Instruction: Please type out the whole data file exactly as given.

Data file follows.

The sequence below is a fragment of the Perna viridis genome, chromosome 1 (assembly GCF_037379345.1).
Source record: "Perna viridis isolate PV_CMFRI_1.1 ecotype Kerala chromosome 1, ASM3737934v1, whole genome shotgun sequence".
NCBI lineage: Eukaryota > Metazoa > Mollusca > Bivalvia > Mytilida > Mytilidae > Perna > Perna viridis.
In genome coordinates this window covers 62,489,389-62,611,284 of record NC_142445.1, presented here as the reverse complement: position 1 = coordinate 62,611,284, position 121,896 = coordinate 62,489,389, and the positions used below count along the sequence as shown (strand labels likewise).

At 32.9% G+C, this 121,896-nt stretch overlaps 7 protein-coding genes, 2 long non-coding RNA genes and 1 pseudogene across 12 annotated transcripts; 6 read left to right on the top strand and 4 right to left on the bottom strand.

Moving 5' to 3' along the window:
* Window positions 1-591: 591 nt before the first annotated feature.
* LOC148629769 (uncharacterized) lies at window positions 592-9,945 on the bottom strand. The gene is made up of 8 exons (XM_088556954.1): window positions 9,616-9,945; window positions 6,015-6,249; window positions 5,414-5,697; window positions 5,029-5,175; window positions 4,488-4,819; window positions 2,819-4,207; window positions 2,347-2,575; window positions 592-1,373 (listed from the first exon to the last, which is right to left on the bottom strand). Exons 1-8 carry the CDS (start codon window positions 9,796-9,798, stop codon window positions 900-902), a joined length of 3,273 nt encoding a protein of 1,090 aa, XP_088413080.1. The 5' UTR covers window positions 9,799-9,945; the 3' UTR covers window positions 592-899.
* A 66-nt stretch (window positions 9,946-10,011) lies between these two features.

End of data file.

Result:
The sequence below is a fragment of the Perna viridis genome, chromosome 1 (assembly GCF_037379345.1).
Source record: "Perna viridis isolate PV_CMFRI_1.1 ecotype Kerala chromosome 1, ASM3737934v1, whole genome shotgun sequence".
NCBI lineage: Eukaryota > Metazoa > Mollusca > Bivalvia > Mytilida > Mytilidae > Perna > Perna viridis.
In genome coordinates this window covers 62,489,389-62,611,284 of record NC_142445.1, presented here as the reverse complement: position 1 = coordinate 62,611,284, position 121,896 = coordinate 62,489,389, and the positions used below count along the sequence as shown (strand labels likewise).

At 32.9% G+C, this 121,896-nt stretch overlaps 7 protein-coding genes, 2 long non-coding RNA genes and 1 pseudogene across 12 annotated transcripts; 6 read left to right on the top strand and 4 right to left on the bottom strand.

Moving 5' to 3' along the window:
* Window positions 1-591: 591 nt before the first annotated feature.
* LOC148629769 (uncharacterized) lies at window positions 592-9,945 on the bottom strand. The gene is made up of 8 exons (XM_088556954.1): window positions 9,616-9,945; window positions 6,015-6,249; window positions 5,414-5,697; window positions 5,029-5,175; window positions 4,488-4,819; window positions 2,819-4,207; window positions 2,347-2,575; window positions 592-1,373 (listed from the first exon to the last, which is right to left on the bottom strand). Exons 1-8 carry the CDS (start codon window positions 9,796-9,798, stop codon window positions 900-902), a joined length of 3,273 nt encoding a protein of 1,090 aa, XP_088413080.1. The 5' UTR covers window positions 9,799-9,945; the 3' UTR covers window positions 592-899.
* A 66-nt stretch (window positions 9,946-10,011) lies between these two features.